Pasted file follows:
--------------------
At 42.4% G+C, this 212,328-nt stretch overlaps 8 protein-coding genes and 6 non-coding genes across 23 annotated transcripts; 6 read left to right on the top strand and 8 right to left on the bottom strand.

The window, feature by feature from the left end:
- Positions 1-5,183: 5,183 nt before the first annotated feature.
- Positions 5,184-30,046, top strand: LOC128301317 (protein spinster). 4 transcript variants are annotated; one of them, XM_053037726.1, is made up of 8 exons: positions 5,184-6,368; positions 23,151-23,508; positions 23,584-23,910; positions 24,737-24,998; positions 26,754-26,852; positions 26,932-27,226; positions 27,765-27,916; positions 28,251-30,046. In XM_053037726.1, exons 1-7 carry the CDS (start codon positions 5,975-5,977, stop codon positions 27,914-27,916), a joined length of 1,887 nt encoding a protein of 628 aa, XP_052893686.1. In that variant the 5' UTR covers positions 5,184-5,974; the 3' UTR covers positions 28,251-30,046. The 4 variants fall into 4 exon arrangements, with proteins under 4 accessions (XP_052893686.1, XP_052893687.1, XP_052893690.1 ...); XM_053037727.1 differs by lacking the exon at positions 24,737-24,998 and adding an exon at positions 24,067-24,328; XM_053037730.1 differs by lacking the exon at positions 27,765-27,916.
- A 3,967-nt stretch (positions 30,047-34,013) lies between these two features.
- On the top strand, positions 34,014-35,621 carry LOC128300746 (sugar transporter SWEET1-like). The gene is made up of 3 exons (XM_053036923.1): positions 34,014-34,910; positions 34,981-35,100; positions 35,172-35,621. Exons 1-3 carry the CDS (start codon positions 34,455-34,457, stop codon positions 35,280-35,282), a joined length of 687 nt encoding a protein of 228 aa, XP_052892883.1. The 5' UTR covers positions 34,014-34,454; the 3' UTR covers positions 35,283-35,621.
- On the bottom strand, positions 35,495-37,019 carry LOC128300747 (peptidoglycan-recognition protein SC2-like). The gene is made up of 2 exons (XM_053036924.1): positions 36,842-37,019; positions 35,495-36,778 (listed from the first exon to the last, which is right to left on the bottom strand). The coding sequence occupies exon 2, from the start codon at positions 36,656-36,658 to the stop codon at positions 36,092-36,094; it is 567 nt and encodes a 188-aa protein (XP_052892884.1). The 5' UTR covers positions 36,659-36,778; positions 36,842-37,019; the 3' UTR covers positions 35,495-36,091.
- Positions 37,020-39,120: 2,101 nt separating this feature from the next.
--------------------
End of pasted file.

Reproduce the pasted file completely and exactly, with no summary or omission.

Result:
At 42.4% G+C, this 212,328-nt stretch overlaps 8 protein-coding genes and 6 non-coding genes across 23 annotated transcripts; 6 read left to right on the top strand and 8 right to left on the bottom strand.

The window, feature by feature from the left end:
- Positions 1-5,183: 5,183 nt before the first annotated feature.
- Positions 5,184-30,046, top strand: LOC128301317 (protein spinster). 4 transcript variants are annotated; one of them, XM_053037726.1, is made up of 8 exons: positions 5,184-6,368; positions 23,151-23,508; positions 23,584-23,910; positions 24,737-24,998; positions 26,754-26,852; positions 26,932-27,226; positions 27,765-27,916; positions 28,251-30,046. In XM_053037726.1, exons 1-7 carry the CDS (start codon positions 5,975-5,977, stop codon positions 27,914-27,916), a joined length of 1,887 nt encoding a protein of 628 aa, XP_052893686.1. In that variant the 5' UTR covers positions 5,184-5,974; the 3' UTR covers positions 28,251-30,046. The 4 variants fall into 4 exon arrangements, with proteins under 4 accessions (XP_052893686.1, XP_052893687.1, XP_052893690.1 ...); XM_053037727.1 differs by lacking the exon at positions 24,737-24,998 and adding an exon at positions 24,067-24,328; XM_053037730.1 differs by lacking the exon at positions 27,765-27,916.
- A 3,967-nt stretch (positions 30,047-34,013) lies between these two features.
- On the top strand, positions 34,014-35,621 carry LOC128300746 (sugar transporter SWEET1-like). The gene is made up of 3 exons (XM_053036923.1): positions 34,014-34,910; positions 34,981-35,100; positions 35,172-35,621. Exons 1-3 carry the CDS (start codon positions 34,455-34,457, stop codon positions 35,280-35,282), a joined length of 687 nt encoding a protein of 228 aa, XP_052892883.1. The 5' UTR covers positions 34,014-34,454; the 3' UTR covers positions 35,283-35,621.
- On the bottom strand, positions 35,495-37,019 carry LOC128300747 (peptidoglycan-recognition protein SC2-like). The gene is made up of 2 exons (XM_053036924.1): positions 36,842-37,019; positions 35,495-36,778 (listed from the first exon to the last, which is right to left on the bottom strand). The coding sequence occupies exon 2, from the start codon at positions 36,656-36,658 to the stop codon at positions 36,092-36,094; it is 567 nt and encodes a 188-aa protein (XP_052892884.1). The 5' UTR covers positions 36,659-36,778; positions 36,842-37,019; the 3' UTR covers positions 35,495-36,091.
- Positions 37,020-39,120: 2,101 nt separating this feature from the next.